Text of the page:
WHO? Who are the people God has chosen to take part in this glorious event?
Let’s look at the characters in the Christmas Story. Read Matthew 1:18-2:23 and Luke 1:5-2:40. As you read through the accounts of Jesus’ birth, note what you learn about each of the people involved. What do learn about their character and their part in the story? John MacArthur, in his book, God in the Manger, notes that the Christmas story contains examples of the three basic responses people of every locale and historical era have typically had toward Jesus: hostility, indifference, and worship. Note next to each person in the story their response to the birth of Christ.
- Caesar Augustus – Luke 2:1-2 (an unlikely character in our story but part of God’s plan. Caesar Augustus was the greatest emperor of the most powerful and influential government this world has known. Yet his decree was merely God’s tool.)
- Herod – Matthew 2:1-12,16-18, 2:19-23; Luke 1:5
- Gabriel – Luke 1:11-19, 26-29 (Gabriel’s name means, I am he who stands in the presence of God.)
- Zechariah – Luke 1:5-25, 67-80
- Elizabeth – Luke 1:39-45, 57-66
- Mary – Luke 1:26-36, 56
- Joseph – Matthew 1:16, 18-25, 2:13-15,19-23
- Shepherds – Luke 2:8-21
- Magi/Wise Men – Matthew 2:1-12
- Simeon – Luke 2:22-38
- Anna – Luke 2:22-38
I hope this big-picture overview of the birth of Christ was encouraging and insightful for you. If you’d like to study some of the characters in more depth, check out the devotional study, Do You See What I See?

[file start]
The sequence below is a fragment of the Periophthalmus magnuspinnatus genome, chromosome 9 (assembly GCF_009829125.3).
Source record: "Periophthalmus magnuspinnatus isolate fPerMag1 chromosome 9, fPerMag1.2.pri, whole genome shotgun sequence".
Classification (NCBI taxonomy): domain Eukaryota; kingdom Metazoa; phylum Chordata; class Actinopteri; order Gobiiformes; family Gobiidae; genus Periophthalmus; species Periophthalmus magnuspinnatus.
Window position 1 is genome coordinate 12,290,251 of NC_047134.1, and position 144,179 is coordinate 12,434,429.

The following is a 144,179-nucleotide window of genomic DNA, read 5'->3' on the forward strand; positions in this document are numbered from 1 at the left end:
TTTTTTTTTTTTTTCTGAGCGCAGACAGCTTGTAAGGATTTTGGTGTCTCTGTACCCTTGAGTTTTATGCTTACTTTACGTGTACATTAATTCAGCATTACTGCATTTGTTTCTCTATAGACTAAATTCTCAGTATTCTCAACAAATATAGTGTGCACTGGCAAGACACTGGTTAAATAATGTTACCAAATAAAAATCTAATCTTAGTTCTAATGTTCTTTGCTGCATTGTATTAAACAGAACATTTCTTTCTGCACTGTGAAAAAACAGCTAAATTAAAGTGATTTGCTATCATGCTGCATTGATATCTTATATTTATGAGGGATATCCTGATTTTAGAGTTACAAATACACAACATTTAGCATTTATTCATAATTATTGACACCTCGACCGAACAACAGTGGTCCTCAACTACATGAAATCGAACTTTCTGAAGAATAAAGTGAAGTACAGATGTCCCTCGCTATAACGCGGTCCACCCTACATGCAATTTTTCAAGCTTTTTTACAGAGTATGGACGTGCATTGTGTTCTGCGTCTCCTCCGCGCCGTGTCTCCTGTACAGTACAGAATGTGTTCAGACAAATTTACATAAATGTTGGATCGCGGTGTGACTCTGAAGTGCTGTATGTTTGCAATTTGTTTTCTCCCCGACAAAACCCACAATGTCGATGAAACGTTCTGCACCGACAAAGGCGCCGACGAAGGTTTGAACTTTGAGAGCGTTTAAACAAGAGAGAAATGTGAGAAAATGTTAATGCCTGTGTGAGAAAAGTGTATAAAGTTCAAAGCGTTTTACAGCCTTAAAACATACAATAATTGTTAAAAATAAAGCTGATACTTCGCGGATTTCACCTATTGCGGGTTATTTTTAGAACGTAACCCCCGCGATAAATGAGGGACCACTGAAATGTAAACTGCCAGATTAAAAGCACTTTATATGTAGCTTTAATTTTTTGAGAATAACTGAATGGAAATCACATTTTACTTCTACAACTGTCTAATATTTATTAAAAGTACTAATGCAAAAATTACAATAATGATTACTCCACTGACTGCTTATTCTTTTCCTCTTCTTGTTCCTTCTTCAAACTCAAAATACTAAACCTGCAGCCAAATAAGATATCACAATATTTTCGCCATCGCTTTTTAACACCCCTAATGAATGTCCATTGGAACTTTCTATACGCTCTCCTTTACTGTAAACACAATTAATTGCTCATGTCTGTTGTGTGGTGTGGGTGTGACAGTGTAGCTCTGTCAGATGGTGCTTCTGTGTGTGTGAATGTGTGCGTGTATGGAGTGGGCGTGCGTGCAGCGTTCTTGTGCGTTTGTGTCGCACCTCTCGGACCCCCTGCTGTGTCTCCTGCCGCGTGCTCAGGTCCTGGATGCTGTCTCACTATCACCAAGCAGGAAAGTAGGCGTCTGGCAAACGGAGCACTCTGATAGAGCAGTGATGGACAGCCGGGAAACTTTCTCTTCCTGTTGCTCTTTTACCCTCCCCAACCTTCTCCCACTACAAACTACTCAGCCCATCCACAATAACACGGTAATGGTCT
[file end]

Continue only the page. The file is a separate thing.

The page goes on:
WHY? Why didn’t the Jewish people recognize Jesus when He came? They were looking for a political Messiah and national restoration of Israel and its glory. They wanted to be saved from Rome but didn’t understand salvation from their own sins.
Four major reasons genealogies were critical to ancient Jews: (John MacArthur)
- determined one’s claim on land based on original allocation by tribe when entering the land
- determined claims to the right of inheritance
- established basis of taxation
- any claim to priesthood/royalty had to be verified by genealogy
Jesus’ genealogy makes a crucial contribution to His credentials as Messiah.
“These verses are very simple and straightforward, just as Mary and Joseph were simple people. God is not impressed with the great and mighty Caesars of this world. He looks for simple Marys and Josephs who are listening for his voice and ready to do what he says.” —Ann Hibbard